A horrifyingly believable glimpse into the near future. The book is set in 2053 and our protagonist is a man whose young daughter was abducted two years prior; the first chapter recounts the abduction, and is one of the toughest first chapters I’ve ever read. The book is tough; the father’s quest to find out why his daughter was taken, and who took her, is torturous. The man is riven by the worst imaginings, and almost totally consumed by grief and vengeance. But the book is not a gleefully nihilistic revenge narrative – it’s an unflinching look at loss and grief and guilt. What Nevill does really admirably is convey that last, torturous little flicker of hope; the man can’t give up, because what if? What if his daughter is still alive, and can still be saved from a worse fate than whatever has already befallen her? The father can’t abandon his quest, and we can’t stop reading. Despite the horror, despite the hope sometimes feeling futile, we care.
I think the compassion Nevill imbues the book with is also important when considering the world of the novel; in this well-researched 2053, society is collapsing thanks to climate change and its attendant horrors. The health service isn’t coping, law enforcement is completely overwhelmed – the state is in full retreat. But Lost Girl isn’t a macho power fantasy about surviving or thriving in such a broken world, unlike some apocalypse fiction; our protagonist wants the police to be capable of finding his daughter; he wants a a government able to deal with wave after wave of infectious diseases. And he’s pitted against the opportunists who’ve been waiting for the planet to go mad; the gangsters, the nihilists, the latently violent who’ve jumped at the chance to let their bad selves out.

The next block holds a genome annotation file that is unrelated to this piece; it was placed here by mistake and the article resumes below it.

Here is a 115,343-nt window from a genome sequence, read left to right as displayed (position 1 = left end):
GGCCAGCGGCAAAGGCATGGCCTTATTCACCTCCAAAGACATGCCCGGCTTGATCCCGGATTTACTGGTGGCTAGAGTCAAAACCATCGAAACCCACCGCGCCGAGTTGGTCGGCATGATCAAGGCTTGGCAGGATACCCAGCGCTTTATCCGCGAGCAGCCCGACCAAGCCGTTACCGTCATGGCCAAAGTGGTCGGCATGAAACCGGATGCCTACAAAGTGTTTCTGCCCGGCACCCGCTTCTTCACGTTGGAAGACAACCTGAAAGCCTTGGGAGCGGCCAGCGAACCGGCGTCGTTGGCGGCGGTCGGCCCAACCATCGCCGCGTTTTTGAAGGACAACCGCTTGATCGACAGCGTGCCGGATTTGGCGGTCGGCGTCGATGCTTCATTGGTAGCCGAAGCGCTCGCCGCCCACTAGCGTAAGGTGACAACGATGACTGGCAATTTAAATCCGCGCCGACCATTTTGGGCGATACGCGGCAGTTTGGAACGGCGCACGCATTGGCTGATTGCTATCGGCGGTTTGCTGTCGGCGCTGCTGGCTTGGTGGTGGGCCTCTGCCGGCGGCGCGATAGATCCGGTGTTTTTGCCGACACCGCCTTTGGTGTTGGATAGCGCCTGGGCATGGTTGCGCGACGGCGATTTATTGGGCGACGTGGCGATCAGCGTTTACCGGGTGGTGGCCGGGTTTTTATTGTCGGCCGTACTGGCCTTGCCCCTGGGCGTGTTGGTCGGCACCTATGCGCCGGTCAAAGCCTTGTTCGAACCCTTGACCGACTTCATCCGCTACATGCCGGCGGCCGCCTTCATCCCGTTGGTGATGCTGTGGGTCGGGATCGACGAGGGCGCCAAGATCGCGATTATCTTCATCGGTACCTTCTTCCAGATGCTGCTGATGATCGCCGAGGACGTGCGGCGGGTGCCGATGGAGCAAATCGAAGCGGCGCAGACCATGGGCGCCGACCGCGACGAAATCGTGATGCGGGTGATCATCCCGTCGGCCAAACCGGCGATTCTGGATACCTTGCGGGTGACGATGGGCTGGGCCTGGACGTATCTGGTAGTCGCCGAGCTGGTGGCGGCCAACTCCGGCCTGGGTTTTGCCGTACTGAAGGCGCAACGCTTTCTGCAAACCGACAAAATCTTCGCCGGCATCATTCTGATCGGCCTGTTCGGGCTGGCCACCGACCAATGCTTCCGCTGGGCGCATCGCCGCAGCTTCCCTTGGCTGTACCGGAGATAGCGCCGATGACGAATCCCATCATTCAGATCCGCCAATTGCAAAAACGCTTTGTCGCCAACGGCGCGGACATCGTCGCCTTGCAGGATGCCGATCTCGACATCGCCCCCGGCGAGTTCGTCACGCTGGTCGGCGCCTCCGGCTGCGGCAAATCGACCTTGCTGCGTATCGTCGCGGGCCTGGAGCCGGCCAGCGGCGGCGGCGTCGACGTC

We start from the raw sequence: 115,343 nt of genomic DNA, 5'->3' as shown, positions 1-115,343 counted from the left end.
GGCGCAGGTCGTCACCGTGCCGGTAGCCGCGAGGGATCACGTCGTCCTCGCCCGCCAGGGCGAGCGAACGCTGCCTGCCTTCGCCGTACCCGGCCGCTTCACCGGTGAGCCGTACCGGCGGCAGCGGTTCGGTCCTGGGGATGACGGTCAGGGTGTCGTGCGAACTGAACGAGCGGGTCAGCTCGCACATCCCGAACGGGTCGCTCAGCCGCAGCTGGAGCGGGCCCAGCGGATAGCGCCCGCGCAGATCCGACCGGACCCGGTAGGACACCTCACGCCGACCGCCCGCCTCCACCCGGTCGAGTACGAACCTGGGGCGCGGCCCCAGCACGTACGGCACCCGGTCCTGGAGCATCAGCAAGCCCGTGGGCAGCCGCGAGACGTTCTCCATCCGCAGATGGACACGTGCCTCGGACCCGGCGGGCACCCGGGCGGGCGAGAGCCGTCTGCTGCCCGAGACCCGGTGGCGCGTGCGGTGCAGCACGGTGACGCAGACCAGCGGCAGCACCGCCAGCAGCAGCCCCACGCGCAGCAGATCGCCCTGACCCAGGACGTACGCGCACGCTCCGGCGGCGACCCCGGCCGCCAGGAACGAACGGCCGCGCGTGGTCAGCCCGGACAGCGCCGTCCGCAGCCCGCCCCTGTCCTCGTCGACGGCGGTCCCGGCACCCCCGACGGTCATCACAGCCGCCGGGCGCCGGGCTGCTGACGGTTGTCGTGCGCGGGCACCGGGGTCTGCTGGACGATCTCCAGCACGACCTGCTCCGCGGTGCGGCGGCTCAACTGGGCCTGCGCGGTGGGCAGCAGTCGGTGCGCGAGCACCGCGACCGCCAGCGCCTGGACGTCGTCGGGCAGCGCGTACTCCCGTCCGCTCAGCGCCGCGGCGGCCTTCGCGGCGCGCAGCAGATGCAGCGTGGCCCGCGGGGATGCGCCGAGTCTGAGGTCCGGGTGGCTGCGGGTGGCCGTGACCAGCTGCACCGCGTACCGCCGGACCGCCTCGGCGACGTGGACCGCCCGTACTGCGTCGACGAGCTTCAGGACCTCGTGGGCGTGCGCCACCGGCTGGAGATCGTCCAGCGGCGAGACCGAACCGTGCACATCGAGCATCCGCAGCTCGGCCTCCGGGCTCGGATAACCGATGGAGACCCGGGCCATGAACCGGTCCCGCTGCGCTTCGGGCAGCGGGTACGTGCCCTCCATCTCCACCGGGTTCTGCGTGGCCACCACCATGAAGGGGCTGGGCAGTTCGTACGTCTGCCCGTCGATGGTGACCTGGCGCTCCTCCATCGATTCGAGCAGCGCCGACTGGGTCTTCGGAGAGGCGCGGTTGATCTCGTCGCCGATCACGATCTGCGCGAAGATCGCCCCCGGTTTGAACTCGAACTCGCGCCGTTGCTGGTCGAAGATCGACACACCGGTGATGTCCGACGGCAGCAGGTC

It’s a really pacy, compelling, scary book. And it’s scary for two reasons; one is the creeping dread of the narrative, and the other is the inescapable knowledge that the nightmare world portrayed is our future, unless we change it.
Related reading: This Changes Everything, by Naomi Klein